Whenever tragedy strikes, there’s a tendency to overreact. We don’t need to shut down home schools or discontinue adoption subsidies. Both do a lot of good. We do, though, need to look at the link between home-schooling and adoption subsidies.

It’s a false narrative to say that Natalie Finn fell through the cracks. It implies that she was an unfortunate enigma, but that all is well everywhere else. And all the while, Malayia, Sabrina, and an unknown number of other children suffer.

It’s not a crack. It’s a chasm, and it demands a policy change.

It’s time to go for the gold in education

gold-medal-usaEducation reform and the reduction in poverty must be tackled simultaneously to improve our education system.

The Organization for Economic Cooperation and Development launched the Program for International Student Assessment in 2000 as a tool to assess education achievement on an international level. In 2000, there were just 41 countries reporting data. That year, the United States ranked 16th in reading, 20th in math, and 15th in science. Finland, Canada and New Zealand took first, second and third in reading while Hong Kong, Japan, and the Republic of Korea took the top three spots in math and science.

The 2015 PISA report included data from 70 countries. The United States ranked 23rd in reading, 39th in math and 25th in science. Singapore and Hong Kong were the education heavyweights.

Americans are more competitive than that. We want the gold, the silver, or at least the bronze—not 39th.

But when it comes to education, we tend to lose our all-in, competitive drive to succeed and instead fall back on protective, territorial natures.

New Education Secretary, Betsy DeVos, has received blistering opposition from teachers’ unions and others. Lily Eskelsen Garcia, President of the National Education Association, said that she is, “…dangerously unqualified and lacks the experience we demand…”

But teaching experience hasn’t historically produced exceptional results in this leadership role. During the first 15 years of the PISA report, Rod Paige, a former superintendent for the Houston Independent School District, served as Education Secretary during the Bush Administration and Arne Duncan, a former CEO of Chicago Public Schools, served for the Obama Administration. Going from 20th in math out of 41 countries in 2000 to 39th in math out of 70 countries in 2015 is not an improvement, despite having very qualified and experienced educators at the helm.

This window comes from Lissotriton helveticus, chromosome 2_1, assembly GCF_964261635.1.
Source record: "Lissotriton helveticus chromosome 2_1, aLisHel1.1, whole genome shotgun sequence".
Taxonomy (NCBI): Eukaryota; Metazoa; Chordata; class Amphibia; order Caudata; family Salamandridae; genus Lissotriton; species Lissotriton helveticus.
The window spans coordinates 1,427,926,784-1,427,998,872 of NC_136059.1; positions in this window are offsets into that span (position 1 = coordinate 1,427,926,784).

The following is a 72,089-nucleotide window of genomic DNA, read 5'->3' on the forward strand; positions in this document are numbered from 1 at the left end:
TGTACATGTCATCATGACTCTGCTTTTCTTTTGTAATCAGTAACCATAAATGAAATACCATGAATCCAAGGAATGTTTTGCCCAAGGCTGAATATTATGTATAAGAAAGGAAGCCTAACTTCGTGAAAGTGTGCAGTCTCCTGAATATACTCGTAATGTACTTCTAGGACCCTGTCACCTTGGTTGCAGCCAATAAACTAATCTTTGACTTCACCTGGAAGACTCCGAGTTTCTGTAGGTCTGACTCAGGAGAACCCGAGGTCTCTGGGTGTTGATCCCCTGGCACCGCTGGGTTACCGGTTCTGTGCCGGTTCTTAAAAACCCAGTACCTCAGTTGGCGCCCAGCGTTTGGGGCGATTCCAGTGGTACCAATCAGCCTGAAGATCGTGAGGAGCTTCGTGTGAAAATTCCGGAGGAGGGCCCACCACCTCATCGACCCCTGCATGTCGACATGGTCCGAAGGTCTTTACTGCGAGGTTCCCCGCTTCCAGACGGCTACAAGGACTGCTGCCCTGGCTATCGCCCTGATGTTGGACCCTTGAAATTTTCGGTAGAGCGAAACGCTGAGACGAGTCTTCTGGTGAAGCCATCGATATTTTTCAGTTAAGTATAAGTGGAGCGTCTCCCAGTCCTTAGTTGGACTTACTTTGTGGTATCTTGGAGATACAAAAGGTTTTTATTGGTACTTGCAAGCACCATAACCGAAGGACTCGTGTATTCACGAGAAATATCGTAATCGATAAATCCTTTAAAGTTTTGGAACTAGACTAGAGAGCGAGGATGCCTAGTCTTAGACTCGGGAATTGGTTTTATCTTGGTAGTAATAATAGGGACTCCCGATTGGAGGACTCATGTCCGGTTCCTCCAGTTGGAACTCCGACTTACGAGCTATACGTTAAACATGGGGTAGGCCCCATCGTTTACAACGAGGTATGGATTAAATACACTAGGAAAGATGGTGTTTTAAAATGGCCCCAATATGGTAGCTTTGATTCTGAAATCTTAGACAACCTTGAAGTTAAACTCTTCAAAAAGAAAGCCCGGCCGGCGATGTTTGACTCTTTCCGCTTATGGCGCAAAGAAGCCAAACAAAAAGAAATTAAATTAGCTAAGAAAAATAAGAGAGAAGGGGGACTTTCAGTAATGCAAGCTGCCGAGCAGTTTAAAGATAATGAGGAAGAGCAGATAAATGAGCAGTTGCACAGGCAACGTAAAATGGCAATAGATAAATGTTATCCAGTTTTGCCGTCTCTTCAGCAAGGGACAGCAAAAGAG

DeVos gave a less than stellar performance at her confirmation hearing, but one theme that stood out was her desire to empower parents. Nobody cares more about the education of our children than their parents. Maybe it’s time to allow them greater decision-making through school choice. If private schools were to receive public funds, though, it should be required that these institutions—just like public schools—be non-selective in accepting students and be accountable and transparent through standardized and reported testing.

The competitive scramble for those finite, public dollars could affect infrastructure. High performing schools may expand. Low performing schools may close. One thing that won’t change is that we will always have parents who want the best for their kids, students who want the opportunity to realize their full potential, and teachers who want to help them reach their dreams. The particular building in which they accomplish that is less important.

But even a monumental decision to implement school choice wouldn’t solve the poverty factor. Teachers have been telling us for a long time that student poverty is one of the greatest challenges they face in successfully educating our youth.

According to both the OECD and UNICEF, the United States has one of the highest relative (less than one-half the nation’s median income) childhood poverty rates among developed nations. The argument that poverty is affecting the success that teachers have in the classroom has merit, and it’s not the job of the educator to fix that. That responsibility belongs to our legislators.

Legislators must do everything possible to bring good-paying jobs to their state. For those families still struggling in low-paying jobs, an immediate increase in the minimum wage to $9.00 could be a real help. Small businesses have shown that reasonable increases can be absorbed.

It’s tough to instantly produce good-paying jobs, but raising the minimum wage is entirely within their power. Until legislators increase the minimum wage, they cannot sincerely say that they are doing their part to improve education.

We must do something different to better compete at the international level on education. School choice has been talked about for decades. Perhaps the time has come to act instead of talk. Trusting parents, instead of the government, to make education choices for our youth might be the sea change that is needed.

If we can make bold moves and reduce poverty, maybe we could even medal at the 2030 PISAs.

 

“Buyer beware” is necessary to help contain health care costs

value-and-priceSome people, who had never cast a ballot before, voted in this past election solely as a protest to the financial burden that Obamacare had placed upon their families. Voting is a good tool, but there’s something more immediate that can produce good results in containing health care costs—taking personal responsibility.